THE DEATHS of Petra Kelly and Gert Bastian will be felt deeply by many throughout the world, writes Satish Kumar.
I came to know Petra when she was working for the European Commission in Brussels and started to voice her passionate concern for the oppressed, for the ill and for the victims of the arms race. When I first received a contribution from her for my magazine Resurgence I could not believe that someone could work in the Brussels bureaucracy while holding such radical views.
Of course she could not reconcile the European Commission's work and her personal commitments to peace, environment and sustainable economics. So she resigned and threw herself wholeheartedly into the work of the Green Party in Germany.
Her articles for Resurgence grew in stature, impatience and urgency. She communicated her deeply held values with lucidity and ferocity. Sometimes when I suggested that she should tone down her language, she felt let down. She would say, 'No words are strong enough to warn the world of the suicidal course our civilisation is taking.'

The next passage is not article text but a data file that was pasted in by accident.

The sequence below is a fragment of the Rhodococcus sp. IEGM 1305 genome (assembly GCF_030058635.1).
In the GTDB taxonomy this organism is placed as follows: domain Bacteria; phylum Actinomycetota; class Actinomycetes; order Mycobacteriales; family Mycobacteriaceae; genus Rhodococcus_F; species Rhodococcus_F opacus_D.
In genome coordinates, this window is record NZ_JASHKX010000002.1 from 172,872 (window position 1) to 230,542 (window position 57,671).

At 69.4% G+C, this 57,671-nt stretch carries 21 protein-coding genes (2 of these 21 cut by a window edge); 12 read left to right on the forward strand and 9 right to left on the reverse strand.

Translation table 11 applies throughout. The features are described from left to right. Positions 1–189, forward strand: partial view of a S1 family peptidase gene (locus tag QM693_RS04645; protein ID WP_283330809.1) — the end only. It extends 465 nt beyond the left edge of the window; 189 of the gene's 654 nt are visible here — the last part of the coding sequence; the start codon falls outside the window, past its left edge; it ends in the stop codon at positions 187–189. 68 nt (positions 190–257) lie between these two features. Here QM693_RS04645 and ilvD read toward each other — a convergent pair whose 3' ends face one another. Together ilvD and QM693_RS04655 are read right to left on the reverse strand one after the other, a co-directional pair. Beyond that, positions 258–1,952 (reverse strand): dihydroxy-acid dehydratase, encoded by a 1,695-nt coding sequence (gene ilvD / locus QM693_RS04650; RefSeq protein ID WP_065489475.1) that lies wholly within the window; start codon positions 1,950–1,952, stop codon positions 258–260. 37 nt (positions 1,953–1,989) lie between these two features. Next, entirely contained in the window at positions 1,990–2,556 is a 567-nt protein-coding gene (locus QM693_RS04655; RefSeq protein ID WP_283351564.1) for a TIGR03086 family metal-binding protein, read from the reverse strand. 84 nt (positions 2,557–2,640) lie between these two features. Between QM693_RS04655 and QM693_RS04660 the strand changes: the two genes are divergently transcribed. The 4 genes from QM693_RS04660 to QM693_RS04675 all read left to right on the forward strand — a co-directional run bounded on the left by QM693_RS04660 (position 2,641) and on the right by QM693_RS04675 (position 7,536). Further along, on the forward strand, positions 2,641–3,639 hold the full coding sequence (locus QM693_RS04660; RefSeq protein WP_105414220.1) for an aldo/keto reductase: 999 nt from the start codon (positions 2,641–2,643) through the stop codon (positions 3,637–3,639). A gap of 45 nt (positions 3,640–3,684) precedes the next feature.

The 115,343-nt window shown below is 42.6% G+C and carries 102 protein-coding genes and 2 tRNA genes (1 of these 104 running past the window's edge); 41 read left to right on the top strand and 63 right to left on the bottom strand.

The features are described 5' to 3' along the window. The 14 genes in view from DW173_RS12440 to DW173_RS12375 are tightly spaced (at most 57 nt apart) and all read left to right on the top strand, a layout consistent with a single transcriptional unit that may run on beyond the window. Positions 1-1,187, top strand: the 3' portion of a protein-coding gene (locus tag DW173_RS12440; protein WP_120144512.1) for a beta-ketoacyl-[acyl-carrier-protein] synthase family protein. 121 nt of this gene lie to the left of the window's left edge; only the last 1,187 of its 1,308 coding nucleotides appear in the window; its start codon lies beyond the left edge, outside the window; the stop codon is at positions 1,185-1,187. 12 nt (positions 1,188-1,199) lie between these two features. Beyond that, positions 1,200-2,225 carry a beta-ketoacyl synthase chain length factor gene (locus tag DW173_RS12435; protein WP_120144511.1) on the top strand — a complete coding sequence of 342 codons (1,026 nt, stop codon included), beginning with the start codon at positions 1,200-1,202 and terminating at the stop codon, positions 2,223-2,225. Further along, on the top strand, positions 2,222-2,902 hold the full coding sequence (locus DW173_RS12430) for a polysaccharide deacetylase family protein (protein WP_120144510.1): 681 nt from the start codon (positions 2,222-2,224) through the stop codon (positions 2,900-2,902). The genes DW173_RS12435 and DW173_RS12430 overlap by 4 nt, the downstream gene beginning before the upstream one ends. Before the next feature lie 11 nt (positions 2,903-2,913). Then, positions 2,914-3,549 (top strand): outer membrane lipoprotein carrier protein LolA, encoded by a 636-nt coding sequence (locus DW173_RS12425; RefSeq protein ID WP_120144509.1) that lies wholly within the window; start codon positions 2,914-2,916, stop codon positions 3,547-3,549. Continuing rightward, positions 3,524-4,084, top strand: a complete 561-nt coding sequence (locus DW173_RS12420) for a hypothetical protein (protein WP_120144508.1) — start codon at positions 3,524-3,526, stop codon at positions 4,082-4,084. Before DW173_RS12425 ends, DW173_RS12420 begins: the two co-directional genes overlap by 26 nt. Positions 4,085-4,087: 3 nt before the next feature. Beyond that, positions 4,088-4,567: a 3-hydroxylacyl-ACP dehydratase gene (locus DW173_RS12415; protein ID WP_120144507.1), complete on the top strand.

Petra became a beloved figure to radical Greens throughout the world. She was in great demand from Moscow to Melbourne and from Dublin to Delhi. It was difficult for her to say no to requests people made of her time. Sometimes she would say 'yes' to an invitation but be unable to fulfil it because she would be overtaken by the pressing desire to help with some new disaster. She was like a candle burning at both ends. I saw her taking not a moment of rest.
Petra lived a life of anguish, anger and compassion all in one. I saw these three qualities prominently manifested in her latest campaign to restore the rights of the Tibetan people. She never understood the indifference of Western democracies towards Tibet. She was particularly drawn to the cause of Tibet because she believed that under the leadership of the Dalai Lama, Tibet could provide an example of a nation practising an environmentally sustainable and spiritually desirable way of life.